What a day. I’ve spent the vast majority of it helping my dad set up his home wireless network, and most of yesterday was taken up with travelling here to Washington, DC, so I haven’t had much chance to write or even catch up on the news.
My response? Yeah, it is. For one, we’re not going to implement a draft anytime soon, or anytime in the long term, for that matter. A draft is a political killer, because, for better or worse, it brings back way too many memories of (shhhhh!) Vietnam. Plus, as Jim mentioned, the mechanics of training all those personnel will take months, if not in fact, years.
There’s lots of reasons why military commanders are loath to suffer casualties, but one of the bigger ones is that it takes a lot of time and money to train soldiers to do anything. And even after they complete basic training and AIT, they still have to be trained to do a vast number of tasks on the job. So, everytime you lose a soldier, you have to find a trained replacement. And if you have to train him, then that takes away from other tasks that you have to complete.
The cultural training? Yeah, you can snicker at the 5 days, but, frankly, that’s five days more than what we’re getting now. 99% of everything I learned about Iraq and the Middle East, I learned on my own, through reading books and asking my fiancee (a Middle Eastern Studies major), among others, about the region. Hate to break it to you, but I’m the vast exception to most soldiers in that area. Most of my guys still think that Arabs and Kurds are the same–and anyone who’s been around either will quickly be disabused of the notion. So, we can wish for more, but it will not happen. That’s about as good as it will get–and people will still think that it’s a waste of time.
Mixing with the locals? Sure, it will provide targets. So what? The only way wars like this can be won is by getting dirty, by engaging with the locals day in and out. It’s the only way you’re going to become familiar with the lay of the land, and with who can be trusted and who cannot. It becomes a lot harder to shoot that man down if you know him, if he’s your neighbor, if you buy food from him everyday. It’s why neighborhood block watches are so effective–if you live in the village, you notice anyone that suddenly shows up.
Right now, we don’t know who the foreign instigators are, and we surely cannot tell them apart from the locals. We’d have a better idea if we resided inside the cities themselves.
Proper training? Yeah, the Iraqis need it. They don’t have a working knowledge of anything we’d recognize as the “rule of law” over there. Search and seizure? No clue. Evidentiary procedure? Sure. Rights of the accused? Riiiiiight. That’s the kind of training I’m talking about. Right now, all we’re doing is marching them around for a week or two, giving them weapons and uniforms, and sending them out into the streets. We don’t know who’s a bad apple, or who would be a good cop, and longer training periods would help with that. And let’s not forget unit cohesion, either.
What kind of proper training helps them support the occupation? Well, I don’t know about the occupation, but in about 75 or so days, we’re going to attempt to turn over the administration of Iraq over to some kind of government (however unwise that move is). It would help if there was a security system in place to help support that government and secure the streets, for starters.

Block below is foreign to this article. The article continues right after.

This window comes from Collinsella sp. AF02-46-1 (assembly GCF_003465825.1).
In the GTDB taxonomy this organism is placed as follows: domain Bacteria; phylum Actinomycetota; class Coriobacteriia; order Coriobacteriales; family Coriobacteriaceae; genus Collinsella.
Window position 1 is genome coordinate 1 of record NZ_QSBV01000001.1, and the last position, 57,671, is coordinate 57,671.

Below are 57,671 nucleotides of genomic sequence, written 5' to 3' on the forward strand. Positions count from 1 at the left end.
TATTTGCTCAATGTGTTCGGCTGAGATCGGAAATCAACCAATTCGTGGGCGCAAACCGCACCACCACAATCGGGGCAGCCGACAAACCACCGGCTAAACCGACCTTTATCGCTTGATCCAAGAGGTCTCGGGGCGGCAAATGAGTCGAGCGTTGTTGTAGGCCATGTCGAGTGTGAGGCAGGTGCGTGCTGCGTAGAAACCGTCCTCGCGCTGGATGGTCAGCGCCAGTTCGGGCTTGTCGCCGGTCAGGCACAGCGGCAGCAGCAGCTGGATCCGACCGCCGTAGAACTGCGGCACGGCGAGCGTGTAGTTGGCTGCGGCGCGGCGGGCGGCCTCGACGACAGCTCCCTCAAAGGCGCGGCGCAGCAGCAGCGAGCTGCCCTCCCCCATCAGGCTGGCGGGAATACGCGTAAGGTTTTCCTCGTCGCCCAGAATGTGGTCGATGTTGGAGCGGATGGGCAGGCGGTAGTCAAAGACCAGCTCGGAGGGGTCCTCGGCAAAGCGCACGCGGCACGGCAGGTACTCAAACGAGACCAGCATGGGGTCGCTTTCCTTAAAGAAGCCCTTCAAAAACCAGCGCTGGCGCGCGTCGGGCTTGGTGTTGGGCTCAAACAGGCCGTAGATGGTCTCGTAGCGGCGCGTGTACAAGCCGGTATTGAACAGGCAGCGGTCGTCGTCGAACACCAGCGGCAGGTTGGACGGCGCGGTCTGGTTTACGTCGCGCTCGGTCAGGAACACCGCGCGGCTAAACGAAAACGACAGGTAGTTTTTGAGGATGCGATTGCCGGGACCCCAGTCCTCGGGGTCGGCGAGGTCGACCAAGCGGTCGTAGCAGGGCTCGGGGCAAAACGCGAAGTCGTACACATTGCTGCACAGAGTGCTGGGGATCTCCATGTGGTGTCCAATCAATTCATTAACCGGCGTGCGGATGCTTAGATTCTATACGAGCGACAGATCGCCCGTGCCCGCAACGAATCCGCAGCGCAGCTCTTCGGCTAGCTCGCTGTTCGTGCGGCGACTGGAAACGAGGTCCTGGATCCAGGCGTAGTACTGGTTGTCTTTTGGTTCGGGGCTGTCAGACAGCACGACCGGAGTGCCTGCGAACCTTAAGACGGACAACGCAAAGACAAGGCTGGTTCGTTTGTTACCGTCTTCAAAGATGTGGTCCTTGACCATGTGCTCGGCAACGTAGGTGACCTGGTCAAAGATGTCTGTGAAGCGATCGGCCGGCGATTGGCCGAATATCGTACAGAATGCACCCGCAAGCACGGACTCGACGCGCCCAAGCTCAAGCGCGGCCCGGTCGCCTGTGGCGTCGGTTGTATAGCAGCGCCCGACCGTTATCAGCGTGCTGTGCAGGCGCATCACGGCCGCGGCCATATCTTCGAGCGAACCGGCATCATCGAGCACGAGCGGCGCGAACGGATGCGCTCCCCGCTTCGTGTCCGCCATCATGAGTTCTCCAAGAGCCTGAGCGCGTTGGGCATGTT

What kind of training helps them shoot their own people? The same kind that helps our cops shoot Americans, I guess. That’s where unit cohesion comes in, because if you have that sense of eliteness, of being part of an “other”, then it makes doing those kinds of things easier.
[Sidebar: Let’s not kid ourselves here. I’ll give many Iraqis credit: a lot of the insurgents do seem motivated by wanting to free Iraq from our occupation. But as many, or more, seem bent on violence for the sake of violence. It’s worth noting that we know exactly squat about what the insurgents want to do with Iraq should they take over. If anything, this insurgency has one motivation: get the U.S. out. It would help knowing what they want after that, because I think that’s more important, and harder to achieve.
Yes, I know what al-Sadr wants: an Iranian-style theocracy. But what do the Sunnis want? Anyone? I’m not heartened by the lack of knowledge on that score.]
Reconstruction? Sure, it keeps on getting blown up. But a year on, it’s shocking just how much of it hasn’t been rebuilt. Roads, buildings, power plants, you name it. There’s a lot of stuff that hasn’t been blown up, but rather, has been cannibalized. If we were to invest in that stuff, the rebuilding of Iraq would be further along. Which brings me to my next point.
Dismantling, not disarming. I’m not asking for people to communally disarm–never have. It would never work. But as I’ve mentioned before, one of the biggest inducements to join these militias isn’t any kind of patriotic fervor–it’s the steady paychecks. If we were to offer a massive jobs program, with decent, steady paychecks for those who are working, it’s safe to say that a lot of the militia membership would at least dwindle, and hopefully wither away to a sufficient number that it would be manageable for us to take on.
Stakeholding? Well, yes, one way to do that is pull up and leave. But if we do that, what is the guarantee that the majority of Iraqis will have a stake in what happens? For better or worse, I adhere to what’s been dubbed the “Pottery Barn” school of foreign policy–you break it, you own it. We decided, through our actions, to destroy Iraq. We now owe it to Iraqis to put the country back on its feet. I think that anything else is irresponsible.